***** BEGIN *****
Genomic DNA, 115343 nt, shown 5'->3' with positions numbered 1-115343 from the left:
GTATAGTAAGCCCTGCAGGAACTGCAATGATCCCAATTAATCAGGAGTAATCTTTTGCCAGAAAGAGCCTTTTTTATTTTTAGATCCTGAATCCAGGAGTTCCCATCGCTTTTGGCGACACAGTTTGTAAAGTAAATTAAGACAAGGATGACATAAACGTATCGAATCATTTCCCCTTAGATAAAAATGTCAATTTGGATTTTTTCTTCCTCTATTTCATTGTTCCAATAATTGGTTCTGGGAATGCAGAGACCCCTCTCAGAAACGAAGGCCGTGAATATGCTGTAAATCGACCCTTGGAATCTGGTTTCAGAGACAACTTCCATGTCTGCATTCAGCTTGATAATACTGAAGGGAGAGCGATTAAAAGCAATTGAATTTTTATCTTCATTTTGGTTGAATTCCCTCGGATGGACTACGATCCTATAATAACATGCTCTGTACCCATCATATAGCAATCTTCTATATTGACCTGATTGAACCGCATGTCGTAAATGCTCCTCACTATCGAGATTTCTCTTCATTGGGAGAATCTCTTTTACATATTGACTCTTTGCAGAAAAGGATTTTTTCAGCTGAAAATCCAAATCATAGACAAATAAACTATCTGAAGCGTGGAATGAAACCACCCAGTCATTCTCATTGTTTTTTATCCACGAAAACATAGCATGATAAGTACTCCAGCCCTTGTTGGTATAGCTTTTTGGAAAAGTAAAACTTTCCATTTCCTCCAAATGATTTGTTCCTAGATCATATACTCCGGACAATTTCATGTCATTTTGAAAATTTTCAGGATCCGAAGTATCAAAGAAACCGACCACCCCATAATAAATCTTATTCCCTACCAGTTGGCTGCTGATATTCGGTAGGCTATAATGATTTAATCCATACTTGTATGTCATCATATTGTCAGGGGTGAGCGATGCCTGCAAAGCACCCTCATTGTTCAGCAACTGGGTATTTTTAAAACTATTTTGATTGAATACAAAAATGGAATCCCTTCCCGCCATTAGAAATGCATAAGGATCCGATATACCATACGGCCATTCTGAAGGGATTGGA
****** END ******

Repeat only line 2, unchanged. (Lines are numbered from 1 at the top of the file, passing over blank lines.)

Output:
GTATAGTAAGCCCTGCAGGAACTGCAATGATCCCAATTAATCAGGAGTAATCTTTTGCCAGAAAGAGCCTTTTTTATTTTTAGATCCTGAATCCAGGAGTTCCCATCGCTTTTGGCGACACAGTTTGTAAAGTAAATTAAGACAAGGATGACATAAACGTATCGAATCATTTCCCCTTAGATAAAAATGTCAATTTGGATTTTTTCTTCCTCTATTTCATTGTTCCAATAATTGGTTCTGGGAATGCAGAGACCCCTCTCAGAAACGAAGGCCGTGAATATGCTGTAAATCGACCCTTGGAATCTGGTTTCAGAGACAACTTCCATGTCTGCATTCAGCTTGATAATACTGAAGGGAGAGCGATTAAAAGCAATTGAATTTTTATCTTCATTTTGGTTGAATTCCCTCGGATGGACTACGATCCTATAATAACATGCTCTGTACCCATCATATAGCAATCTTCTATATTGACCTGATTGAACCGCATGTCGTAAATGCTCCTCACTATCGAGATTTCTCTTCATTGGGAGAATCTCTTTTACATATTGACTCTTTGCAGAAAAGGATTTTTTCAGCTGAAAATCCAAATCATAGACAAATAAACTATCTGAAGCGTGGAATGAAACCACCCAGTCATTCTCATTGTTTTTTATCCACGAAAACATAGCATGATAAGTACTCCAGCCCTTGTTGGTATAGCTTTTTGGAAAAGTAAAACTTTCCATTTCCTCCAAATGATTTGTTCCTAGATCATATACTCCGGACAATTTCATGTCATTTTGAAAATTTTCAGGATCCGAAGTATCAAAGAAACCGACCACCCCATAATAAATCTTATTCCCTACCAGTTGGCTGCTGATATTCGGTAGGCTATAATGATTTAATCCATACTTGTATGTCATCATATTGTCAGGGGTGAGCGATGCCTGCAAAGCACCCTCATTGTTCAGCAACTGGGTATTTTTAAAACTATTTTGATTGAATACAAAAATGGAATCCCTTCCCGCCATTAGAAATGCATAAGGATCCGATATACCATACGGCCATTCTGAAGGGATTGGA